Kaan Kilic, PhD student at the Department of Computing Science, Umeå University, shares his reflections on the WASP-HS Summer School 2022.
The theme of social robotics in the WASP-HS summer school of 2022 was both enlightening and challenging. Through combining multiple disciplines ranging from computer science to political science, the final project presentations were not only pragmatic, but were also highly conceptual in their background.
Our first lecture was with Christian Balkenius’ introduction to social robotics which acquainted us with the Ikaros project he had been working on for the past decade. His lecture left us with a powerful question for us to ponder on throughout our week in Lund: “What aspects should we try to mimic in a human-robot interaction as in a human-human interaction?” From the scope of my own PhD project, Digital Companions as Social Actors, this question is a significant theme which recurringly appears in the form of “Which aspects should we try to mimic in a human-companion interaction…”, so it was instructive to see that ideas in the branch of robotics can be useful and applied to ideas in digital companions. After the informative lecture by Christian, we met our group members which we would work with throughout our week in Lund on our robot, Epi. The diversity of backgrounds within groups led to dynamic discussions and various notions about the future of social robotics and AI and how these ideas can play out in the foreseeable future.
At the end of our first day, we visited HumLab, a laboratory plentiful in experiments and multitudinous in cutting-edge technology. The experience of seeing and physically interacting with real-life studies on articulography, virtual reality and EEG up close was valuable in forming ideas for prospective uses of these technologies within our own doctoral projects.
The second day of the summer school started off with Ana Paiva’s lecture on “Engineering Sociality and Collaboration in Robots”. In this lecture, it became clear that there is a genuine need in an interdisciplinary approach to AI and technology in general, today. It was followed up by an amazing lecture on implosions, projects which emphasize analyzing connections which may not seem obvious at first, by Ericka Johnson and Katherine Harris. While Ericka and Katherine’s lecture inspired the idea for our final group presentations, Ana’s lecture made us realize that we are nearing the future we envisioned when we were younger.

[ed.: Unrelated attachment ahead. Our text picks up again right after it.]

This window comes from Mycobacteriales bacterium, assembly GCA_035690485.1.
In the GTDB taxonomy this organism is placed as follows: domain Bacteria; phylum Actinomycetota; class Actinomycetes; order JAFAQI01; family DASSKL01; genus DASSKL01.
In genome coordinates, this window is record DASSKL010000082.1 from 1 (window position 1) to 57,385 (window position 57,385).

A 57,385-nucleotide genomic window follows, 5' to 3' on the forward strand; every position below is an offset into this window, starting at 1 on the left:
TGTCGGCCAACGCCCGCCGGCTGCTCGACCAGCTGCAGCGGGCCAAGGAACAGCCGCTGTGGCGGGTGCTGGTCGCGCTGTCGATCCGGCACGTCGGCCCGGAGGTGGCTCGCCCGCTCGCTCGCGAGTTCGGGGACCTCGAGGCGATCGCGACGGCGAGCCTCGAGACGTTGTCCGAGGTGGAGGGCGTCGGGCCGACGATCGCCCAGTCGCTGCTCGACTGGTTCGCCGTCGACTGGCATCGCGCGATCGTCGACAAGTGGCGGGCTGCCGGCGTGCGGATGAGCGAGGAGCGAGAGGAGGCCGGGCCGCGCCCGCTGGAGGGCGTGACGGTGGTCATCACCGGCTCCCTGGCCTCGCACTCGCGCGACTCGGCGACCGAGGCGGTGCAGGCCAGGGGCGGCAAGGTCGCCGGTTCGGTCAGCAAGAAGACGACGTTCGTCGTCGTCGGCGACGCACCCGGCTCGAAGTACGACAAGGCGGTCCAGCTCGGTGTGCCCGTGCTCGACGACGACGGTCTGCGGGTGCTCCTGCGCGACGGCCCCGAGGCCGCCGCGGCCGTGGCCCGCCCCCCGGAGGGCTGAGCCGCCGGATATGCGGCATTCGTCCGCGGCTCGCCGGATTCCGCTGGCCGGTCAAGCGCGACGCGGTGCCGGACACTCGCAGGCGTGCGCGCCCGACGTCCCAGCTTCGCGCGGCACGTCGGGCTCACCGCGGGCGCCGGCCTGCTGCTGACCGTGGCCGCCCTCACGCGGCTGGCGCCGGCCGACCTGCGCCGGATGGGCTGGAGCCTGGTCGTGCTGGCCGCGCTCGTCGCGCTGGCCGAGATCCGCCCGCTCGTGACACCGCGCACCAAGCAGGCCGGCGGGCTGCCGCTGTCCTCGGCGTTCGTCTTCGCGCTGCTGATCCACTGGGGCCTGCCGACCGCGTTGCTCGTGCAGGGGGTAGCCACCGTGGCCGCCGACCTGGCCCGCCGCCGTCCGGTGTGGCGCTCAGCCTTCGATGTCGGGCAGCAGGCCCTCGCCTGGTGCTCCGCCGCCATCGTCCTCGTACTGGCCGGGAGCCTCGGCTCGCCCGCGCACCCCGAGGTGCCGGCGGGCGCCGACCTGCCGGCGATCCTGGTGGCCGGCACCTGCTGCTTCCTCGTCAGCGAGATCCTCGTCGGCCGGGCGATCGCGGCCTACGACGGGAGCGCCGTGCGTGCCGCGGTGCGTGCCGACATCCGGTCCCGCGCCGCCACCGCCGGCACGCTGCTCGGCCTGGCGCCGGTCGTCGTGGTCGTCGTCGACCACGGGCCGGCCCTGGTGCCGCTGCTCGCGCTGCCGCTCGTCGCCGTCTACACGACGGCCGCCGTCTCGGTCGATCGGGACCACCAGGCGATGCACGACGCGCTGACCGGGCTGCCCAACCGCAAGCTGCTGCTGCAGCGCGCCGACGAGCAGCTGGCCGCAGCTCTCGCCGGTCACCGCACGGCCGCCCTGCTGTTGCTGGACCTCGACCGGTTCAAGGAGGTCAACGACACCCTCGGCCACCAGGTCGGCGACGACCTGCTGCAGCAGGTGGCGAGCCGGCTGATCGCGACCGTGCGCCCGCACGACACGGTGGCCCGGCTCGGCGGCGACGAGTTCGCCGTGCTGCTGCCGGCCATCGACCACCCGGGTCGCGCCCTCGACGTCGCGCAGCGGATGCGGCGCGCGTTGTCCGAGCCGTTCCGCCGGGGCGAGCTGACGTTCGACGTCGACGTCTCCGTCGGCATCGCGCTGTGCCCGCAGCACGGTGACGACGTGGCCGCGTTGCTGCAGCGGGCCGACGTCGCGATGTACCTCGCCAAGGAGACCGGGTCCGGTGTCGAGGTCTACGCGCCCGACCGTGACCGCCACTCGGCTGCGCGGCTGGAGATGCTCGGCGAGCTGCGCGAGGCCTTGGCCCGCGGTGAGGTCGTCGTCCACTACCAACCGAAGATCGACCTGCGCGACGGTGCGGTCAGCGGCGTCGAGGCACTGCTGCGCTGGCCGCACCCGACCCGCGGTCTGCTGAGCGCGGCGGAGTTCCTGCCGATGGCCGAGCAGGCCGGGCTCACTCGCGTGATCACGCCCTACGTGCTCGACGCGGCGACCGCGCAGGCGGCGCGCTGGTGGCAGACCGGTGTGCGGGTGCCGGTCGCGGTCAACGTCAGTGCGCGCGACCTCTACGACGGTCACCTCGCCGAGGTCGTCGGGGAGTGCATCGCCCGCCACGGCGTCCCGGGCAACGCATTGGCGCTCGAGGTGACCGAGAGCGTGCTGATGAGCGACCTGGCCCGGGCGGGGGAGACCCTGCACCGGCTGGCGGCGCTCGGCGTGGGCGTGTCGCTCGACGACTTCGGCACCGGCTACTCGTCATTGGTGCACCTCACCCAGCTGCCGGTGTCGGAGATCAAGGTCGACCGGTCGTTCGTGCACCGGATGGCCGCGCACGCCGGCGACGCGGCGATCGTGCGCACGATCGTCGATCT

The next day was the most encouraging for all the PhD students present as the panel of assistant professors shared their past experiences as PhD students and advice on how to handle our own PhDs. It was almost liberating to know that even assistant professors once felt the same way we feel now. After steering through the tangled web of GDPR and AI law with the help and instruction of Liane Collana and getting informed about behavior methods used in human-robot interaction by Valentina Fantasia, we got back to work on making final touches and polishing our Epi project or, in my group’s case InterrogatorEpi, the red-eyed future interrogator robot which can tell you’re lying through built in sensors and advanced AI!
The final day of our visit to Lund was kicked off by Erik Billing and his assistant robot Pepper, enhanced with the most capable GPT-3 model, Da Vinci. After having an existential Q & A with Pepper, we got ready to present our projects, all of which were better than the next. It was a marvelous ordeal, seeing the creativity, originality and humor of WASP-HS students powering the Epi robots. Ranging from futuristic policing robots to politically motivated machines, the presentations were truly an experience.
All in all, the WASP-HS Summer School of 2022 was filled with not only educational activities on social robotics but with stimulation of new ideas and realizations of how important the multidisciplinary aspect of it all is. It was a week filled with fun fellow researchers, bonding with them and sharing knowledge among groups. Technology, especially AI is flowing out of its bounds of being only computer science focused and we need to adapt accordingly.